15. Beyond Recovery

Meditations in Romans, Ch.9-11 : 15:  Beyond Recovery

Rom 11:11   Again I ask: Did they stumble so as to fall beyond recovery? Not at all! Rather, because of their transgression, salvation has come to the Gentiles to make Israel envious.

The subject of ‘hardening’ appears so final. For Pharaoh it had been final. For those with hard hearts who died without repentance, it had been final. We have already considered verse 8 where Paul applies Moses’ and Isaiah’s words to Israel, words that imply that God has hardened these already hard hearts, and so one wonders was that the end for them. Indeed when Paul then quotes David, applying his words about his enemies to Israel, it looks even worse: And David says: “May their table become a snare and a trap, a stumbling block and a retribution for them. May their eyes be darkened so they cannot see, and their backs be bent forever.” (v.9,10)

When David, and now Paul, speaks of a table set before them, we cannot help remembering David’s words in Psalm 22: “You prepare a table before me in the presence of my enemies.” (Psa 23:5) This was a table of God’s blessing over his life, but the table spoken of in Psa 69:22,23 that Paul quotes, suggests a lifestyle of comfort and ease and self-centred concern, a table of religious observation without heart change, a table that settles them in their way that actually becomes a trap or stumbling block and cause for retribution for them as, in their spiritual blindness, they are unable to see the truth that the Lord lays before them. And it all seems so final. They are set in their ways. They appear the same today as they were in Isaiah’s day. Is there any hope for them?

It is this background that makes Paul next ask, “Again I ask: Did they stumble so as to fall beyond recovery?” (v.11a) It is a legitimate question; they clearly failed to be God’s people as a whole nation in the Old Testament period, and they still look the same, so is there any hope of change in the future or is this what they are doomed to be for ever? “Not at all!” (v.11b) continues Paul; he sees hope: “Rather, because of their transgression, salvation has come to the Gentiles to make Israel envious.” (v.11c) Now this is an odd statement. It seems to cover different stages in Israel’s life and history.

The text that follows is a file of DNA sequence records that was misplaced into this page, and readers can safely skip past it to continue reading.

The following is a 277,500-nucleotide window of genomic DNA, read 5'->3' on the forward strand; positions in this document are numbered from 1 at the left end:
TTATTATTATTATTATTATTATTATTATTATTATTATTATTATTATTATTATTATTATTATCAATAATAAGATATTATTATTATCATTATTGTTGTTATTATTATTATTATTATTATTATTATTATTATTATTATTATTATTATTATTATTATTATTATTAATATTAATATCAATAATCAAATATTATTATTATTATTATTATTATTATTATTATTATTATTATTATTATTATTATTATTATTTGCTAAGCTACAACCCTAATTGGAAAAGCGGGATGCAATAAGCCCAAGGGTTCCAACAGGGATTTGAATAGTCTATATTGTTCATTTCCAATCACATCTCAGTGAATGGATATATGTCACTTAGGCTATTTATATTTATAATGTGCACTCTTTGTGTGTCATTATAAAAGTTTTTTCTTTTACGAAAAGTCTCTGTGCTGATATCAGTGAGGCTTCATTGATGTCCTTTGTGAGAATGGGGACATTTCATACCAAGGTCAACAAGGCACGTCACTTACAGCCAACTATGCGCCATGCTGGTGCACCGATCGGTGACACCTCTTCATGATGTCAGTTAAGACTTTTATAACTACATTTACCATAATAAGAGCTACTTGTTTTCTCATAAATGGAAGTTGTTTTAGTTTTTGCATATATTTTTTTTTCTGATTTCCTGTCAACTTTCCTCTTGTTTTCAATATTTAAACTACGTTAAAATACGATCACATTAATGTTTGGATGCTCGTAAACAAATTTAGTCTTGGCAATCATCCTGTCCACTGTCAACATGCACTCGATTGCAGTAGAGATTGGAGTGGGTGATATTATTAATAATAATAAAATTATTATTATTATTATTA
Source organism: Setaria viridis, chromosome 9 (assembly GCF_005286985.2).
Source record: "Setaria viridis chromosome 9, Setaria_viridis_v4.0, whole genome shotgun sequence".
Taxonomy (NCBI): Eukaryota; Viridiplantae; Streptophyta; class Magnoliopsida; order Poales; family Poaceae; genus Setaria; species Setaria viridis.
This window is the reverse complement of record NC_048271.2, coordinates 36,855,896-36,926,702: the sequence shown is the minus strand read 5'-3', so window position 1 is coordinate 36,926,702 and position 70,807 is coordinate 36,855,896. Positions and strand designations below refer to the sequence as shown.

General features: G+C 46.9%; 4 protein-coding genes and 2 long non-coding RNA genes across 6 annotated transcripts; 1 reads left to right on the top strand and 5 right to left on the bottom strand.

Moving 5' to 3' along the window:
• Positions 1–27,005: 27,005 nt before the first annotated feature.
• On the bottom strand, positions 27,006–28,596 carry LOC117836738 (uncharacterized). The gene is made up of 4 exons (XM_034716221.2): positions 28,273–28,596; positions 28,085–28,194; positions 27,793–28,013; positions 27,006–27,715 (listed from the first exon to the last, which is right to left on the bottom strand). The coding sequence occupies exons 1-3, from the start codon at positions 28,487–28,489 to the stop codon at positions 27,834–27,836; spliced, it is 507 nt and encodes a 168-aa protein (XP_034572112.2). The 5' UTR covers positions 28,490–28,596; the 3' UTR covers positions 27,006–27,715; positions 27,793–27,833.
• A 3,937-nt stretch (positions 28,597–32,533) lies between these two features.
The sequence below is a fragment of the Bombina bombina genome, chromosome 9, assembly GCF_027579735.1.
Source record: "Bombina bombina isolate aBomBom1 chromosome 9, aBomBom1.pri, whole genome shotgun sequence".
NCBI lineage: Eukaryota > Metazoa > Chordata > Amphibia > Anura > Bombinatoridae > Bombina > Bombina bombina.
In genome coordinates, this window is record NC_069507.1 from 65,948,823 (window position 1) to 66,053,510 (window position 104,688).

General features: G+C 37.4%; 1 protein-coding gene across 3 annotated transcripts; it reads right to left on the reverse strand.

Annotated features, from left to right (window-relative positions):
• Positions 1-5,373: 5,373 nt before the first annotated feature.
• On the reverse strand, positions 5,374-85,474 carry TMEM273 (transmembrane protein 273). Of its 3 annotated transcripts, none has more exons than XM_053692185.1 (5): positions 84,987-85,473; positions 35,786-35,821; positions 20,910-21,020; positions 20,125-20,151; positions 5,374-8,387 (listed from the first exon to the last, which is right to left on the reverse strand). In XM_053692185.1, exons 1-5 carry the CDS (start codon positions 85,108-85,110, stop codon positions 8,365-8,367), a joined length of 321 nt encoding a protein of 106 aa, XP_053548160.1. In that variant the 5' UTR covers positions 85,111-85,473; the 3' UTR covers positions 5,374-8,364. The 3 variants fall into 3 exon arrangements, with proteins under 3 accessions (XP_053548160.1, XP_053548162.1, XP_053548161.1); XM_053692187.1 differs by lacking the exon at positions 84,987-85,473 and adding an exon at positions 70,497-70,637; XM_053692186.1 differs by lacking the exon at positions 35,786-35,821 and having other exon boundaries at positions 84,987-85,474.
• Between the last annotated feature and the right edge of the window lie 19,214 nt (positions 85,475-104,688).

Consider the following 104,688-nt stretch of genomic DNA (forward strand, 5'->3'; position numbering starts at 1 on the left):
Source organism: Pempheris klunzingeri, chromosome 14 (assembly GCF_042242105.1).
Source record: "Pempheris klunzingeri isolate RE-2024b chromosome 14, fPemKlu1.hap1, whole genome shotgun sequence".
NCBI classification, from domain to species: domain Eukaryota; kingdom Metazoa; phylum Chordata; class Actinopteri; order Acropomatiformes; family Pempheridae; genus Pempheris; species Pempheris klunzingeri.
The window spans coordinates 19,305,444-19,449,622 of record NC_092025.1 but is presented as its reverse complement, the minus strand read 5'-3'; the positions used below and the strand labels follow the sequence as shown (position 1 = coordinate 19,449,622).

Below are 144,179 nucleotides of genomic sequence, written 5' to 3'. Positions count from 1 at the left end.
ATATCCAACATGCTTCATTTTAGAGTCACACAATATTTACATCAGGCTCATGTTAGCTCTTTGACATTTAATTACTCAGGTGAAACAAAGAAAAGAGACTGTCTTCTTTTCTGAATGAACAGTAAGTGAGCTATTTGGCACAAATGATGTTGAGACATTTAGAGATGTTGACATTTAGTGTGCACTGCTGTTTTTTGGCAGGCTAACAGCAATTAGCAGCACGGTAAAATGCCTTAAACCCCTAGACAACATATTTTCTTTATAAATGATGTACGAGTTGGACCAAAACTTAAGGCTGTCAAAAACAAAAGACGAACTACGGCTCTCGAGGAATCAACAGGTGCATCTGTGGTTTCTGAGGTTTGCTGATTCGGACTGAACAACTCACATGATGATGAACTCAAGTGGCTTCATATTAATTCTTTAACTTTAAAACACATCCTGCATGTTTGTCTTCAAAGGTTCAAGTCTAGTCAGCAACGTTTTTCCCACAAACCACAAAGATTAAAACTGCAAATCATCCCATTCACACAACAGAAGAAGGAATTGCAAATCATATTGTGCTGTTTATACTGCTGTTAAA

First there is “their transgression”. As we said just now, they failed, as a nation at least, to be the people of God He wanted, a faithful and holy and righteous people. Thus when the Gospel message came in Paul’s day, they rejected it but when he took it to the world, many Gentiles received it: “salvation has come to the Gentiles.” But the fact that the Gentile believers exist and are seen to be a people who claim to know this One True God, must surely “make Israel envious.” Surely, he reasons, the presence of the Church will eventually provoke Israel to receive its Messiah.

No, Paul is in positive mood about the eventual destiny of his people, even though for the moment he is in anguish for them (remember 9:2): “But if their transgression means riches for the world, and their loss means riches for the Gentiles, how much greater riches will their fullness bring!” (v.12) Let’s take this verse bit by bit. “Their transgressions” = their failure to receive their Messiah and to refuse the Gospel message, but that after centuries of failing to be the people God wanted. That was the past.

I wonder if Paul has in the back of his mind, how his missionary journeys had gone. He had gone to his people first of all, going to the synagogue in each town he went to but then as he faced rejection, he found himself sharing with Gentiles and they were accepting his message and entering into the fullness of being God’s children  – “riches for the world.” The Jews rejecting Paul’s Gospel meant he took it to the rest of the world, the Gentiles, and so “their loss means riches for the Gentiles.”  That is the present.

But Paul looks to the future and speculates on the wonder of his own people eventually coming through to belief: “how much greater riches will their fullness bring!” The words, “their fullness” either means their coming to fullness of relationship with God or fullness in terms of both Jew and Gentile being fully represented in the people of God. This is about the future and Paul marvels at how wonderful it would be if Jew and Gentile were equally represented in God’s people, how much greater the riches and diversity of the people of God, revealing Him on earth.

He has more to say but we will wait until the next meditation to consider it.

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